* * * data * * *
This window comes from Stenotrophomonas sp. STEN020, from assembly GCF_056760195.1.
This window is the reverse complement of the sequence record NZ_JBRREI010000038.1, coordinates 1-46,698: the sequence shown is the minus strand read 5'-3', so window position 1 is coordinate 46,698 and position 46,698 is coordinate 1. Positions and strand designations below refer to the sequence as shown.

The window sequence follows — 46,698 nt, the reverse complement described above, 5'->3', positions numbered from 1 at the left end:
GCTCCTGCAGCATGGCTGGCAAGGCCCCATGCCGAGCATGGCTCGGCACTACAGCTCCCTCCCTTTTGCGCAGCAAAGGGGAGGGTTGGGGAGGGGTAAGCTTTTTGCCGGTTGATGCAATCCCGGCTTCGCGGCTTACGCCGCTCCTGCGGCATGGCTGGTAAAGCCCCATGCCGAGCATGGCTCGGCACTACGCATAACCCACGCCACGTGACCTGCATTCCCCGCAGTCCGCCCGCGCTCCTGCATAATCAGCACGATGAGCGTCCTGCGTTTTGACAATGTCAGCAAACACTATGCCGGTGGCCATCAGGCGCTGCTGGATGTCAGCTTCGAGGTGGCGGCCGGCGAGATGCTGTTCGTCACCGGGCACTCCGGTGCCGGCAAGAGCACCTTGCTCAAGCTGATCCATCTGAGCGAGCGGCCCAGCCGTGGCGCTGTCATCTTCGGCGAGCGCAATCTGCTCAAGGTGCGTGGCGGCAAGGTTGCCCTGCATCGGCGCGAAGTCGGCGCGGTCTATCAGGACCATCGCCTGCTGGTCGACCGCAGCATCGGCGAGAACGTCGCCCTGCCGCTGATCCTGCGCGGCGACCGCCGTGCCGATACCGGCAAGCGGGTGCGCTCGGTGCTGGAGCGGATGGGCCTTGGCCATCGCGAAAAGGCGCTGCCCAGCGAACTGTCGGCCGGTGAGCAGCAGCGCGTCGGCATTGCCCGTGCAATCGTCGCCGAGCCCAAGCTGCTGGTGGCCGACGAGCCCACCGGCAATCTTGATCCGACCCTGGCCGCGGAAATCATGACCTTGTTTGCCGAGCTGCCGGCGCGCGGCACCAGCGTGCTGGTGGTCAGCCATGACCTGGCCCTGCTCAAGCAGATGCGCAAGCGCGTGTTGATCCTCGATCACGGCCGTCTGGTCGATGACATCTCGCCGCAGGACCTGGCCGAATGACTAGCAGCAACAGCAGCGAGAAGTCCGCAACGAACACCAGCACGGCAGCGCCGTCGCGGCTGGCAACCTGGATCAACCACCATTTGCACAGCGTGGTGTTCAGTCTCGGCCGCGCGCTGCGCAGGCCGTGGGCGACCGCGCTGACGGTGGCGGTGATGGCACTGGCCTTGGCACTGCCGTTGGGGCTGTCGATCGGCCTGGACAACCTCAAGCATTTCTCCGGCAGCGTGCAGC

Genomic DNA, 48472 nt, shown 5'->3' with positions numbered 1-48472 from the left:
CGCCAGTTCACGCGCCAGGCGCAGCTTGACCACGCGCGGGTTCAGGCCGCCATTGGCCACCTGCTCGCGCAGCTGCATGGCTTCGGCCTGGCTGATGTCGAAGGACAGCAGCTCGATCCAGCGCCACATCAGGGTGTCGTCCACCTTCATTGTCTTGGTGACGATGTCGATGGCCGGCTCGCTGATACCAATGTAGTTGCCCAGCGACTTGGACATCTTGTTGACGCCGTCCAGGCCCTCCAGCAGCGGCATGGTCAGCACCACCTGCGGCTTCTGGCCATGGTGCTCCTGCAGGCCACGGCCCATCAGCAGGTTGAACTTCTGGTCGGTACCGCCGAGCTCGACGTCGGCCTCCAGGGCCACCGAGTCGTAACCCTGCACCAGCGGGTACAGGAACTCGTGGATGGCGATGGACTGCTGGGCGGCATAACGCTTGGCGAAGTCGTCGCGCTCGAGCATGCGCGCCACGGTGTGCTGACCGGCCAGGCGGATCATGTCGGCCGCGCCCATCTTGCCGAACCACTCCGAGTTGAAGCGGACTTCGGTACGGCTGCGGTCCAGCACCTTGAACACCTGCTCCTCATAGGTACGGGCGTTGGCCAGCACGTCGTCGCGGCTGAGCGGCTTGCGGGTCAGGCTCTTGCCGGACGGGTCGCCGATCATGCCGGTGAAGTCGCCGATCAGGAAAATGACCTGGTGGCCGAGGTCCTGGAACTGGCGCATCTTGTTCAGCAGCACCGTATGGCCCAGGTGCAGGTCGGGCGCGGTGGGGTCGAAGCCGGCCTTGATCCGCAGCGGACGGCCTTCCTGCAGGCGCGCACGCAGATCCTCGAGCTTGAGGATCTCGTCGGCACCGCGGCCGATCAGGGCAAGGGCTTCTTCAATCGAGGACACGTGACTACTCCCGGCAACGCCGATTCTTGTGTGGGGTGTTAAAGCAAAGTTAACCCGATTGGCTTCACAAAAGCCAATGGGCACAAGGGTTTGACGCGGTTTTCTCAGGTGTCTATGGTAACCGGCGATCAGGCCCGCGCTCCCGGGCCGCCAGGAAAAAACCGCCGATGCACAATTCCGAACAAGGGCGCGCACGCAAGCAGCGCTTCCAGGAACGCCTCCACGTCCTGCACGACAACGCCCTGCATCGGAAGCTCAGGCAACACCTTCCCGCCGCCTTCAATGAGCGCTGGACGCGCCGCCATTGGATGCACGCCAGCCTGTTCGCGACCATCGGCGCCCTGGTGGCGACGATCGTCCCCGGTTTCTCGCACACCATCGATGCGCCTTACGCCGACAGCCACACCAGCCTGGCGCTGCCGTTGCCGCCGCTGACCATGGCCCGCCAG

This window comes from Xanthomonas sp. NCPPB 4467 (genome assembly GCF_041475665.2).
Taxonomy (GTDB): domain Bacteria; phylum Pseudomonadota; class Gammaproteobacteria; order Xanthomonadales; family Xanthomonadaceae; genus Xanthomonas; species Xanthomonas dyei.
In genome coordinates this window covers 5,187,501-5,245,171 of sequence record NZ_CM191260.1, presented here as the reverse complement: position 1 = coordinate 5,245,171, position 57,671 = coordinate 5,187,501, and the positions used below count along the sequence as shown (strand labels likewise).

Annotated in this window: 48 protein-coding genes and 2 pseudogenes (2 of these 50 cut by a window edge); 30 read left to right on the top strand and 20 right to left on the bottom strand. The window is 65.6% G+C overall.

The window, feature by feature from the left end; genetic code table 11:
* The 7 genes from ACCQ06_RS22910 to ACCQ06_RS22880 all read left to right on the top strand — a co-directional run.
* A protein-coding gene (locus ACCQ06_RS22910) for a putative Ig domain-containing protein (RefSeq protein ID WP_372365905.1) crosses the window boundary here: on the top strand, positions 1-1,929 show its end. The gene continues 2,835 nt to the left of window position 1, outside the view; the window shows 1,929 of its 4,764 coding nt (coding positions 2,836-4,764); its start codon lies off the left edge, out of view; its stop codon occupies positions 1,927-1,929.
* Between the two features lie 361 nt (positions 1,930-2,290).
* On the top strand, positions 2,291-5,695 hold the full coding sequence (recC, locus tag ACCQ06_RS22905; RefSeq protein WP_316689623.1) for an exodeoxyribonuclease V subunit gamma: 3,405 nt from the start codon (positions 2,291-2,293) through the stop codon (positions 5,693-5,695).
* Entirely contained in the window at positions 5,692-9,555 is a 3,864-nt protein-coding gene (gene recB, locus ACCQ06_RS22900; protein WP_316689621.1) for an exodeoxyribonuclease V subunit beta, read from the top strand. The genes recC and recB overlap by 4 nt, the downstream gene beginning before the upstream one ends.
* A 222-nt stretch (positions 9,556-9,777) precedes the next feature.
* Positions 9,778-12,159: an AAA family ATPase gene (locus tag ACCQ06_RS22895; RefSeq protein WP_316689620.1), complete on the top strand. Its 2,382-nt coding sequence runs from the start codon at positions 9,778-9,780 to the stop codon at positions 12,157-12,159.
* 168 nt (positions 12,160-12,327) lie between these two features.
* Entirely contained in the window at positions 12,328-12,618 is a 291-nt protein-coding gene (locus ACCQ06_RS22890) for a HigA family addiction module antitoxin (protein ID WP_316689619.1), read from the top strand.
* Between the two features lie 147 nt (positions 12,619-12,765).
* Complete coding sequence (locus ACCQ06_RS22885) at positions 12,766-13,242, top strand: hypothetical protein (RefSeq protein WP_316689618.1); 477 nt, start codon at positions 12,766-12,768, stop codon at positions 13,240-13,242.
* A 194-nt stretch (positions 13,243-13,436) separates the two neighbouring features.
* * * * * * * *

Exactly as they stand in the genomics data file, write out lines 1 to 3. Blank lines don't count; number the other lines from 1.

This window comes from Stenotrophomonas sp. STEN020, from assembly GCF_056760195.1.
This window is the reverse complement of the sequence record NZ_JBRREI010000038.1, coordinates 1-46,698: the sequence shown is the minus strand read 5'-3', so window position 1 is coordinate 46,698 and position 46,698 is coordinate 1. Positions and strand designations below refer to the sequence as shown.

The window sequence follows — 46,698 nt, the reverse complement described above, 5'->3', positions numbered from 1 at the left end: